I say in my written opinion, and I stand by it, that it would be a potential breach of best endeavours and good faith. Best endeavours are now defined in this joint instrument as requiring the EU to consider adverse interests and matters that are adverse to its interests. Even if these facilitative technological and customs measures were adverse to the EU’s interests, the duty still requires it to consider them. Therefore if there were a pattern of refusal, a systematic refusal, to consider these alternative arrangements, we would have a case before the arbitration panel, and it would be a potentially serious breach of good faith.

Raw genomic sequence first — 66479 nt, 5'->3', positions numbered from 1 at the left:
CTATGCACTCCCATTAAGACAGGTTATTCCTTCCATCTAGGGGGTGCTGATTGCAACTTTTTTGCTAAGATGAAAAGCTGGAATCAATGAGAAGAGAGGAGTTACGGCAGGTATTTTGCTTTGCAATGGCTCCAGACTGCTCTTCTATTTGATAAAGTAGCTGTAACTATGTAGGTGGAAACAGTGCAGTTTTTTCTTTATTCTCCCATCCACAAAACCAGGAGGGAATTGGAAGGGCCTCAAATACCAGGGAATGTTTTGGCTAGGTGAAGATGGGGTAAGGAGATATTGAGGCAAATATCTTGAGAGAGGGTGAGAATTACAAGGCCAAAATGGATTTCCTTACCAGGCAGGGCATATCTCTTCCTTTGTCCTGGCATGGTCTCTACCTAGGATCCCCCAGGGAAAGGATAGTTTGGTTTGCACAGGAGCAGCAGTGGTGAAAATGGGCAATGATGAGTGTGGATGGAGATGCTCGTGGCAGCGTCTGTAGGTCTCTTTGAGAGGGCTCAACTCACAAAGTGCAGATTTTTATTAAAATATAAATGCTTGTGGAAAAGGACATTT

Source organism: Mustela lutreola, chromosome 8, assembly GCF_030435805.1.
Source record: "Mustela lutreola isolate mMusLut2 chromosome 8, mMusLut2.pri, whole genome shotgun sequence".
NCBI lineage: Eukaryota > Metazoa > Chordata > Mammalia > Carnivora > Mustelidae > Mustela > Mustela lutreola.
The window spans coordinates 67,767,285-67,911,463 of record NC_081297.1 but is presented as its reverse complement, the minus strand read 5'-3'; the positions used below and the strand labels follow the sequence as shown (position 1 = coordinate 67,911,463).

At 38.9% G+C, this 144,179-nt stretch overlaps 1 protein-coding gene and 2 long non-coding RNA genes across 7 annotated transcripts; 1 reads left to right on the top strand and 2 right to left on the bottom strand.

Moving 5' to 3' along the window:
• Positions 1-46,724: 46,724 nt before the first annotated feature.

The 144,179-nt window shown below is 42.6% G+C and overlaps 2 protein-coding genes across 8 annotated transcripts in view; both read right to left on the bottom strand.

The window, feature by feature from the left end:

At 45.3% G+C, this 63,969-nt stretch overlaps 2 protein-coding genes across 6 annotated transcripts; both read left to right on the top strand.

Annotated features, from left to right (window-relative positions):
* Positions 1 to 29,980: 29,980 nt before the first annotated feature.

I say to the right hon. Gentleman with all candour that I believe that, and he knows I would not say it if I did not mean it. It is there in my written opinion, and I urge him to consider it.

Sir Robert Neill Portrait Robert Neill (Bromley and Chislehurst) (Con) - Parliament Live - Hansard
12 Mar 2019, 1:09 p.m.

Does my right hon. and learned Friend agree that although any practical lawyer will know that legal risks can seldom be totally eliminated from any agreement of any kind, what the parties must look at is the practical risk of something occurring? Does he not agree that what has been achieved markedly diminishes the practical risk, which is the key consideration we need to bear in mind when looking at the broader context of what is at stake here?

Mr Geoffrey Cox Portrait The Attorney General - Parliament Live - Hansard
12 Mar 2019, 1:10 p.m.